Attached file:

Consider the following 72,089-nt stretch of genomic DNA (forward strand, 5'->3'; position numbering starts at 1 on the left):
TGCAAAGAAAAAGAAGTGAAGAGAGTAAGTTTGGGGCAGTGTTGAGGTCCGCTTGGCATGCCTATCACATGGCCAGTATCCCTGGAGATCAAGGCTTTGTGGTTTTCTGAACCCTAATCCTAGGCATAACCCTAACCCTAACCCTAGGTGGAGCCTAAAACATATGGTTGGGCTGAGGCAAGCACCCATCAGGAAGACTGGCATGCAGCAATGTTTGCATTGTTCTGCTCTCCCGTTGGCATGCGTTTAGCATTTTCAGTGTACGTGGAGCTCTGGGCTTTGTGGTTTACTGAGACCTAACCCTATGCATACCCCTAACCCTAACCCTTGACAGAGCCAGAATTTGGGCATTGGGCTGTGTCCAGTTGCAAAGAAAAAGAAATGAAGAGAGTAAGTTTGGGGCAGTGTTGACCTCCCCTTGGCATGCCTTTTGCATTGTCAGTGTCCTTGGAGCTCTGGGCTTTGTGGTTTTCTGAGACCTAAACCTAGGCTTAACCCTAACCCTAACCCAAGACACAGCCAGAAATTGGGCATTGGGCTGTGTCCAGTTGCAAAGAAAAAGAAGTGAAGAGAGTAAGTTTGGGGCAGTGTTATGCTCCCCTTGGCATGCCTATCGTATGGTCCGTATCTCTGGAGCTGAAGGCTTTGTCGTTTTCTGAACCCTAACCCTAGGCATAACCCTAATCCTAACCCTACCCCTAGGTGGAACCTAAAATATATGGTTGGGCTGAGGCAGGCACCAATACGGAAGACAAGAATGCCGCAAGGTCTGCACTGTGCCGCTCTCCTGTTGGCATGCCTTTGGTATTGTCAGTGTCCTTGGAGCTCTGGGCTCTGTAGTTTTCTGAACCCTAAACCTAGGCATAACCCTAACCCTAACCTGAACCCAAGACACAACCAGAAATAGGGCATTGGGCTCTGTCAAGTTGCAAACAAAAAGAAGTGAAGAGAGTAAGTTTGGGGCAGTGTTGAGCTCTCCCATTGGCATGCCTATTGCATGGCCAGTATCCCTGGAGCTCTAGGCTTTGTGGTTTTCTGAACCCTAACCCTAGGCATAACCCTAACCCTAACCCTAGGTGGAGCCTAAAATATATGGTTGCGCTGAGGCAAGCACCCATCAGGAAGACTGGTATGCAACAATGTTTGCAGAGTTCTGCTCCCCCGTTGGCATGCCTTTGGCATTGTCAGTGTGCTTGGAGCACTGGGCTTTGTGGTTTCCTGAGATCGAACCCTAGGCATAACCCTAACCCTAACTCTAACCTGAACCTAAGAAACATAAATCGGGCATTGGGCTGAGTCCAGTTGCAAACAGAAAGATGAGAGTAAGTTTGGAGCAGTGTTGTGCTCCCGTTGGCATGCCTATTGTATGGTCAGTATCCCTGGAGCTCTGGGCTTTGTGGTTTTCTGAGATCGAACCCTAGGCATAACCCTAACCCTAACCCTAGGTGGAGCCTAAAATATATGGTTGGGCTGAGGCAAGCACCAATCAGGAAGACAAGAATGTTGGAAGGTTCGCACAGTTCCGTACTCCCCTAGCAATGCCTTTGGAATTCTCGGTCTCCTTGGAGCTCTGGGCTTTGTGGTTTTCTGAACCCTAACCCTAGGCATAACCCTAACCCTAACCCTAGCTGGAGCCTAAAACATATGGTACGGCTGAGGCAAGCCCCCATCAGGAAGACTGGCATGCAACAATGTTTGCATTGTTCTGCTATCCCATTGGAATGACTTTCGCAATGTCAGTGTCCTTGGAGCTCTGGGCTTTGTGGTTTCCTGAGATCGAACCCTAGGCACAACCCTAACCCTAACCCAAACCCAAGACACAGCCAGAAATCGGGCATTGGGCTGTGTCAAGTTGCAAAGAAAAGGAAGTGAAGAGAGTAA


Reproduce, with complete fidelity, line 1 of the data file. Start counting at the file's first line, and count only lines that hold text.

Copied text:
Consider the following 72,089-nt stretch of genomic DNA (forward strand, 5'->3'; position numbering starts at 1 on the left):